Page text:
I don’t know much about Liza, but I suppose I like what I know. She seems to be practical and passionate and supportive, and she’s a woman in a videogame, so she’s beautiful to boot. She reminds me of any number of amazing women I met back when I was in Jason’s demographic: when I still thought of myself as a sleeping demon. I’m sure slacker boyfriends can be intensely frustrating, but the fact that she’s willing to accept Jason’s decision to throw his heart and soul into killing–that she very nearly seems to admire it–is intensely depressing.
I booted this game because I wanted to be a psychopath for a while. Stop making me out to be the romantic lead.
Not content to leave gross enough alone, the game closes with a rather stark binary: Citra–the Rakyat priestess who initiates Jason into the cult of the warrior by getting him fucked up on hallucinogens and molesting him–kidnaps the comely coeds I’ve spent the whole game rescuing and demands that I execute them. It’s insane, but I suppose it qualifies for what gamers laughably refer to as “moral choice.” Also, I’ve already killed basically every other man and beast on the island.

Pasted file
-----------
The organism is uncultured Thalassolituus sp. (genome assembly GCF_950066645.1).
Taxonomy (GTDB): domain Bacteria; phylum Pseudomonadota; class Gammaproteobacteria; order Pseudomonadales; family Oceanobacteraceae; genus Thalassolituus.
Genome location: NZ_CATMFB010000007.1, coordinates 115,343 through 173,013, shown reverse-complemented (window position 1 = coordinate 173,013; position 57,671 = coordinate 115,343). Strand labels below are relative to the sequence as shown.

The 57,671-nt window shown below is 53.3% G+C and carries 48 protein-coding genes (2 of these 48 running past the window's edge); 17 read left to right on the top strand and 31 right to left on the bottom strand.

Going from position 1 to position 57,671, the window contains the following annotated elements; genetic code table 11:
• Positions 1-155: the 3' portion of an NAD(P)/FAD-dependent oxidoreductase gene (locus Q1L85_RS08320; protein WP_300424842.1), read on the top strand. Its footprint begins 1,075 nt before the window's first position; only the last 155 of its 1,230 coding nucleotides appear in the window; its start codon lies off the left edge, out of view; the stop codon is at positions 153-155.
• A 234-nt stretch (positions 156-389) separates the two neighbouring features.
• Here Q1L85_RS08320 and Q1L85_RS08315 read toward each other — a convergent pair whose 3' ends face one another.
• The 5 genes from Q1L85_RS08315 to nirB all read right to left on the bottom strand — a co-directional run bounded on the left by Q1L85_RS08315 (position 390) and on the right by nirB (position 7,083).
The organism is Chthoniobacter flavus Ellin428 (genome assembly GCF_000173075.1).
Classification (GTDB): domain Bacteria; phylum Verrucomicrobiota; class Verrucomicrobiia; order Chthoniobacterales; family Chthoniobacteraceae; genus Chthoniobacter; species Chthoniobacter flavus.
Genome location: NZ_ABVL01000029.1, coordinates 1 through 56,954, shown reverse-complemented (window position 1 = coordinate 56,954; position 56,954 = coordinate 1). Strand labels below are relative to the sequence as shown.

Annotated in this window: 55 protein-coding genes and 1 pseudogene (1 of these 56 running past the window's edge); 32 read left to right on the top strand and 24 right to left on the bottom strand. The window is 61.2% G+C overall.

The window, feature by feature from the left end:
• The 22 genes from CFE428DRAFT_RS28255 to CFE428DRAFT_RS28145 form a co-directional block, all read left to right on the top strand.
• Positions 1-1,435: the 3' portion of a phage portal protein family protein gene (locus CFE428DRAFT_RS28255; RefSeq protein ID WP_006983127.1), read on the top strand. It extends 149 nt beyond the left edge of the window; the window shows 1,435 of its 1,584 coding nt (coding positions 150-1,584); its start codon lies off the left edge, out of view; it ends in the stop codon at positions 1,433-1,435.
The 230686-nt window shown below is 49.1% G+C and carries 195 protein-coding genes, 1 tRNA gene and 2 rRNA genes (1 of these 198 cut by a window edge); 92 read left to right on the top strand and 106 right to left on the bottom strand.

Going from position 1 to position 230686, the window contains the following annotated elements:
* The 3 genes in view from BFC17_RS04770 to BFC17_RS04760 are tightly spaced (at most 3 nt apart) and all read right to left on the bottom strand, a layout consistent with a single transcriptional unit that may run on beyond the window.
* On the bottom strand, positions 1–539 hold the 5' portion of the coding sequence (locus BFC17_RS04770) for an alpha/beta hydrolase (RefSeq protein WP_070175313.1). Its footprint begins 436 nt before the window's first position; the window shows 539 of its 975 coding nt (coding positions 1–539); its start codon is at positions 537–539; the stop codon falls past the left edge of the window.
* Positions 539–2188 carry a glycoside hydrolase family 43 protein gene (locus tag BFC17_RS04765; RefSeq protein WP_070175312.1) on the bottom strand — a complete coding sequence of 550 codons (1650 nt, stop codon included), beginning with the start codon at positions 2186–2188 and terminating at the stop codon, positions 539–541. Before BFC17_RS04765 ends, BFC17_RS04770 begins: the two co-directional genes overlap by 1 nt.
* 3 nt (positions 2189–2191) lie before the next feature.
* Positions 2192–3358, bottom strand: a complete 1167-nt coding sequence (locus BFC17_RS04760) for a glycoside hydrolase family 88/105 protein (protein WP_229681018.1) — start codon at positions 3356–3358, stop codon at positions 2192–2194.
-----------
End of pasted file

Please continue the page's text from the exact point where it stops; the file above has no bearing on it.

When it came down to it, I pulled back. Liza’s sitcom girlfriending notwithstanding, I didn’t feel much for these characters, but I’d spent too much time with Jason send him all the way into the dark. Jason loved power, to exert his Will upon the world with knife and arrow and full-metal jacket rounds. There was no Will in slicing up these ciphers, these shadows shaped like women; the world, by refusing to resist, offered no satisfaction. They didn’t seem to belong in the game. Killing them would cheapen the holy terror I’d wrought so successfully. In a game I was playing specifically for its celebration of pointless violence, killing Jason’s friends was just too pointless.
Power is exciting. Sadism is dull.
And on that staccato note, the story is over, and the lights come up on the really real world. There isn’t any way to kill my way out of where I am. I am probably no good at killing, and it’s a privilege to maintain that ignorance.
The school where I did my graduate work is putting together another issue of their newsletter, and the emails are pouring in from my beautiful former-colleagues, new jobs and new babies and the like. I try not to look at the emails, and focus on more productive things. I write, even if it’s not marketable. I run and lift weights, and convince my central nervous system to give me just a little more time to get it together. I read fantasy novels and drink local beer, and savor the scents carried on the dry winter air. I am alive, and I try to remember that. I try to remember that it is a privilege to be here, and a privilege to fail.